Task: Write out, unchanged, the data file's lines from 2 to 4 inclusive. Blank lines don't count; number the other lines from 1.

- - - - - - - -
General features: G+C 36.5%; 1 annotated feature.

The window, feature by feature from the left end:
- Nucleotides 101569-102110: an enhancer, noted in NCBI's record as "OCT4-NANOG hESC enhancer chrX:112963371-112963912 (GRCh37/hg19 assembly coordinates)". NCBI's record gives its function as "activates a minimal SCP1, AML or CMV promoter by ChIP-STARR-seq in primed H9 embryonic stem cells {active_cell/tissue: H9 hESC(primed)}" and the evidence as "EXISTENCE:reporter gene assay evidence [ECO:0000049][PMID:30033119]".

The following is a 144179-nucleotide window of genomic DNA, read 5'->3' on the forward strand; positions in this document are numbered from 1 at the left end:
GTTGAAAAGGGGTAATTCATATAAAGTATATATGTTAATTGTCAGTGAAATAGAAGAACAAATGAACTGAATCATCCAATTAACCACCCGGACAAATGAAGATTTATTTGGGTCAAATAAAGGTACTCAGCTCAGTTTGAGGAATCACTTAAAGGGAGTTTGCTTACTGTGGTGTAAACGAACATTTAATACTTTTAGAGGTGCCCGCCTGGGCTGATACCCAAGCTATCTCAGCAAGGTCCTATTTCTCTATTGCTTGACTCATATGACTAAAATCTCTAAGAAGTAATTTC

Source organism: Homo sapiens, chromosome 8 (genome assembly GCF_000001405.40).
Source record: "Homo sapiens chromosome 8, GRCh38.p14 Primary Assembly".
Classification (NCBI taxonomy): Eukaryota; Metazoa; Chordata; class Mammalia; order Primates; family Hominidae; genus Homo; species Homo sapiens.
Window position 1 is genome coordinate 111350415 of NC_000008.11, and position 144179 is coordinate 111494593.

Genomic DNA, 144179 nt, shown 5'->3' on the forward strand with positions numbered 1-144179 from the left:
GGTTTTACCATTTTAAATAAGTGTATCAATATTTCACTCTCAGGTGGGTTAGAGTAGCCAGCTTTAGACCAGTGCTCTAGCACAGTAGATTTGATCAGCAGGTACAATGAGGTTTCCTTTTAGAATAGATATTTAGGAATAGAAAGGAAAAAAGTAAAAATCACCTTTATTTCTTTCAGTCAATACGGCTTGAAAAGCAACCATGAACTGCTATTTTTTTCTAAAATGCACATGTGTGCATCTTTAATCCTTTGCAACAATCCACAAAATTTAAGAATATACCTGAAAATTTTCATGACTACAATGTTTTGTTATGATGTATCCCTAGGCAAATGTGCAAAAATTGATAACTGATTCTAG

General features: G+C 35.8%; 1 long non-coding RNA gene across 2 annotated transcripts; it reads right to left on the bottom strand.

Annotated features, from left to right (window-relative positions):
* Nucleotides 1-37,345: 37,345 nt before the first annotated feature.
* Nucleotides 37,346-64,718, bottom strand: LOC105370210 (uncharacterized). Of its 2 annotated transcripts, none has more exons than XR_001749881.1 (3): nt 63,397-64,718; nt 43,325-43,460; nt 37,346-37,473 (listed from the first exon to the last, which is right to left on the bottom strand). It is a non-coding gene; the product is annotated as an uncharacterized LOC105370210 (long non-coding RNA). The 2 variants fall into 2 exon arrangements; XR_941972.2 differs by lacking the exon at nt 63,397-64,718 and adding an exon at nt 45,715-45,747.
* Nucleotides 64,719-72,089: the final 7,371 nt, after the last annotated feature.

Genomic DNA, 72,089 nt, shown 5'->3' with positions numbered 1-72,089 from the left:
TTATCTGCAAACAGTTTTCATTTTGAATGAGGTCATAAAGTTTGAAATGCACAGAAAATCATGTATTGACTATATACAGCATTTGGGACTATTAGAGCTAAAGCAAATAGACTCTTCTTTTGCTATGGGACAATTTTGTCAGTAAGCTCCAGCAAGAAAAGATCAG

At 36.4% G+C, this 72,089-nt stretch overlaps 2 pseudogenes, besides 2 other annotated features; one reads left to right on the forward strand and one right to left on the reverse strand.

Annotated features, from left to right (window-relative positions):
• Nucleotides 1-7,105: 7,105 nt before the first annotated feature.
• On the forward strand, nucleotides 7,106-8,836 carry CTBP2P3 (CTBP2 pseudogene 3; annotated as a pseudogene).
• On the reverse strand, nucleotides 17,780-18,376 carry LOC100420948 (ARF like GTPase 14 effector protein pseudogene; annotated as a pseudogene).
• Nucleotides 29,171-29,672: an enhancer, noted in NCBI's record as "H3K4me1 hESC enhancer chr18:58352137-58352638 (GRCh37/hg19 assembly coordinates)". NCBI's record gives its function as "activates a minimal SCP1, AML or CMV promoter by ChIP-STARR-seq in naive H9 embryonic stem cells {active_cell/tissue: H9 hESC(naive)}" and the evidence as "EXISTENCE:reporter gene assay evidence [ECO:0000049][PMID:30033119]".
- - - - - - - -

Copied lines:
The window, feature by feature from the left end:
- Nucleotides 101569-102110: an enhancer, noted in NCBI's record as "OCT4-NANOG hESC enhancer chrX:112963371-112963912 (GRCh37/hg19 assembly coordinates)". NCBI's record gives its function as "activates a minimal SCP1, AML or CMV promoter by ChIP-STARR-seq in primed H9 embryonic stem cells {active_cell/tissue: H9 hESC(primed)}" and the evidence as "EXISTENCE:reporter gene assay evidence [ECO:0000049][PMID:30033119]".

The following is a 144179-nucleotide window of genomic DNA, read 5'->3' on the forward strand; positions in this document are numbered from 1 at the left end: